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Saturday, October 23, 2021

It’s Time For The Washington Wizards To Unleash Or Trade Troy Brown Jr.

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15.3 points, 7.3 rebounds and 4.5 assists. Those are good numbers for anyone, but when they come from a player just days removed from his 21st birthday, eyes begin to pop.

Those were the averages that Troy Brown Jr posted during the NBA bubble in Florida near the end of last season. While some might point to the 37.9% shooting, let me remind you that the Wizards were without Bradley Beal and Davis Bertans. This was also months prior to the trade of Russell Westbrook or the drafting of Deni Avdija.

In short, Brown Jr had very little to work with, meaning his level of responsibility increased. Most 21-year-olds would scale back, but Brown Jr attacked it head-on. His heavy on-ball usage led to just 1.8 turnovers over those eight games, a sign of control and court vision.

Even before the bubble, Brown Jr was beginning to show signs.

He had raised his free throw efficiency by 10 percentage points and had increased his three-point efficiency while also doubling the volume. His ballhandling and rebounding, while already good in college during his lone year at Oregon which led to him getting selected 15th in the 2018 NBA Draft, began translating to the NBA level.

By that logic, surely Brown Jr was meant to play a significant role for this year’s Wizards, right?

His current 13.6 minutes load would insinuate otherwise. Brown has played a total of five minutes and 39 seconds over his past two games.

Whatever the reason might be, head coach Scott Brooks surely isn’t doing his player any favors by not giving him enough burn to find a rhythm and thus recapture the magic he found in Orlando.

It’d be one thing if Brown Jr hadn’t already displayed a proper ability to play in this league and at a fairly advanced level considering his age. But given his production of last year, what are the benefits to sitting him?

It seems counterproductive to sit a young guy of Brown Jr’s caliber in this manner, however you slice it. And the Wizards tried to slice it in their favor, by arguing their young players were no longer guaranteed minutes due to heightened expectations, according to NBC Sports.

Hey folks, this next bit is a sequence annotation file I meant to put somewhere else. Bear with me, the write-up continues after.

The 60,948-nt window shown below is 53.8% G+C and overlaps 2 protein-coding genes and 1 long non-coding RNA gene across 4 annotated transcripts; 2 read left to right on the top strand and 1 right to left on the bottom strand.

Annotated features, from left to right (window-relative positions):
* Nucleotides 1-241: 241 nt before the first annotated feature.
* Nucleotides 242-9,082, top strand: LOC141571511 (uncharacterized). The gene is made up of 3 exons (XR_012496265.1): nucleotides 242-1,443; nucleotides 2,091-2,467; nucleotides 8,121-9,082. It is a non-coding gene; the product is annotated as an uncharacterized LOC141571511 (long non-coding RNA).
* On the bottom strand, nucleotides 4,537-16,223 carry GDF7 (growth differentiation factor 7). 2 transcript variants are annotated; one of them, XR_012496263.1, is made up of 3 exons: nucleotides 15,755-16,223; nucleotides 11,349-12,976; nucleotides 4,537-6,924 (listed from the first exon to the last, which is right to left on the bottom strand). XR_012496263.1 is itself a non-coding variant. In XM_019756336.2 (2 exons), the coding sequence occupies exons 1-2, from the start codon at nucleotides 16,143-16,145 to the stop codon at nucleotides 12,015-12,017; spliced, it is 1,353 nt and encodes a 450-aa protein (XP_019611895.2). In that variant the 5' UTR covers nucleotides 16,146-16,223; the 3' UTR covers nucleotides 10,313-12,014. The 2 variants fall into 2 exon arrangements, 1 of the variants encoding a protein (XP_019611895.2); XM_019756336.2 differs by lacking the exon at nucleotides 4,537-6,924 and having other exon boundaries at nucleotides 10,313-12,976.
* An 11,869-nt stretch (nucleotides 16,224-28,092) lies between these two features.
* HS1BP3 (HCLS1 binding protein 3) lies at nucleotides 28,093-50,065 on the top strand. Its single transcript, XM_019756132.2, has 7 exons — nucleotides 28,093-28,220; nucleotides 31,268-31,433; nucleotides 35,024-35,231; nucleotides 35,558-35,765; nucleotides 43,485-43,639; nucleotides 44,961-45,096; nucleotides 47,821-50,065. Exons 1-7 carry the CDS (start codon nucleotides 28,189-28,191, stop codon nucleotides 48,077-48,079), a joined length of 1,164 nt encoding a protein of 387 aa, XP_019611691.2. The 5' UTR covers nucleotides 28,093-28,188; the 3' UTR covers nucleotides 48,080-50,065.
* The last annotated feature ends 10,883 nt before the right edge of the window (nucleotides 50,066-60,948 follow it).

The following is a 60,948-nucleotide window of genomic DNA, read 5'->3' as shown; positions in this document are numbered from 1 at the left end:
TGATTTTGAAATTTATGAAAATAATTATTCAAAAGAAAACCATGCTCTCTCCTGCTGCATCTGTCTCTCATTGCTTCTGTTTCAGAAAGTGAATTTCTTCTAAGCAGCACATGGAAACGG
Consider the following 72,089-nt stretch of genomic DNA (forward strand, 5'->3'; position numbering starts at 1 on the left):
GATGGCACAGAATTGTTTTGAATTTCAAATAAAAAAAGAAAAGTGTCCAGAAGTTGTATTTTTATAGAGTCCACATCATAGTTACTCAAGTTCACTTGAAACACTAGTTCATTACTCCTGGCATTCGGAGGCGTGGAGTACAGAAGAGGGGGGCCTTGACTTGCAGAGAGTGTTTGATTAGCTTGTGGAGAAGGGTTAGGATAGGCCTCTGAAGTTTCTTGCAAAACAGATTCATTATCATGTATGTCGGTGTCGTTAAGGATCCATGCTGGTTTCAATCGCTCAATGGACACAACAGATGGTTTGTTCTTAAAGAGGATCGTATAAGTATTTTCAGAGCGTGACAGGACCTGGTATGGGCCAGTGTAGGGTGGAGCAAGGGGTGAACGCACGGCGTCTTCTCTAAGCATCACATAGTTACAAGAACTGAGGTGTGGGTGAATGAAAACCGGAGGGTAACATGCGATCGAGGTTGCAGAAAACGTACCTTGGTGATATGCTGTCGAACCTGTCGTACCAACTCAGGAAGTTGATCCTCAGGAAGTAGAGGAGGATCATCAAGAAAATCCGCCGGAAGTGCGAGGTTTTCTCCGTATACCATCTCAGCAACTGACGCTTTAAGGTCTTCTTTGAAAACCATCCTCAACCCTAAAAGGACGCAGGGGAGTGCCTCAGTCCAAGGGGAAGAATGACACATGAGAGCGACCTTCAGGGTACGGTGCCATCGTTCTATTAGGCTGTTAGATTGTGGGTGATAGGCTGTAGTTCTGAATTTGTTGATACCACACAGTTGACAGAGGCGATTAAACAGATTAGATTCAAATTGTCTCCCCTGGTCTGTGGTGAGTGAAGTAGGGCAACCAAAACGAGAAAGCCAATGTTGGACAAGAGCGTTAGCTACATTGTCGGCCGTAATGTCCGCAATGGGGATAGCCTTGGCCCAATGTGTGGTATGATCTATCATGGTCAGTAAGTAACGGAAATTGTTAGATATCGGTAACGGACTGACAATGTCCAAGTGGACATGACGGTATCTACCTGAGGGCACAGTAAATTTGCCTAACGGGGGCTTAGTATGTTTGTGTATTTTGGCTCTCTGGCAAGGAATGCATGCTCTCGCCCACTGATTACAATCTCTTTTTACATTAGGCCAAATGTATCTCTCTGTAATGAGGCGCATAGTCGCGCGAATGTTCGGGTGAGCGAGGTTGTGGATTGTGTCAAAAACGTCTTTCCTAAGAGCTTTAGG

The Wizards are 12th in the Eastern Conference. Thomas Bryant is lost for the season due to an unfortunate ACL tear, and Ish Smith is out injured for the next 4-6 weeks. Yet, Brooks can’t move pieces around to create more minutes for Brown Jr because of.. heightened expectations?

The trade for Westbrook, which was always a bit funky given his personal shortcomings in terms of how to fit a modern-day roster, accelerated Washington’s need to win. They want to satisfy Beal, which makes sense, but you have to wonder how Beal would look at the situation, if the Wizards effectively kill the trade value of Brown Jr, and decide to not keep him around. That would, for them, be a wasted pick and a wasted opportunity, further underlining the type of issues the Wizards have had in building a competitive team around the star.

If Washington doesn’t want Brown Jr on the roster, then it’s in their best interest to play him now and rehab his trade value back to the point where it used to be, so you can get something for him near the March 25th trade deadline.

If they want to keep him around for the long-term, playing him and giving him a chance to get his groove back would be beneficial to both parties.

At 6’7, 220 lbs, Brown Jr is a ballhandling wing, who can play multiple positions. Numerous teams should be interested in acquiring his services.

The Chicago Bulls, who are currently playing without Otto Porter and Lauri Markkanen, both of whom could be on new teams either after the trade deadline or by next season, would make a lot of sense as a landing spot. Not only are they currently playing rookie Patrick Williams alongside Wendell Carter Jr up-front, but they’re starting Coby White at point guard, who is struggling with the position.

Acquiring Brown Jr, who could slide right in at the wing, and who can assist White by being a playmaker, would fill not only an immediate need but a long-term one as well.

The Boston Celtics could use a chunk of their TPE and attach a protected pick to get him onto their team, where he would fit the roster from an age perspective and could play the role of the third wing, previously occupied by Gordon Hayward before he left for Charlotte.

Brown Jr is the type of archetype you make a priority to develop, even if that means reserving minutes in your rotation. In a league where wing versatility and playmaking have become so valuable, wasting a player who has those capabilities by sitting him makes very little sense.

For the Wizards, it’s time to make a decision. Brown Jr is in his third year and is closing in on a new deal. Leaving essential data at the doorway, by not playing him in one of the most crucial developmental years for young players, does not seem thought through.

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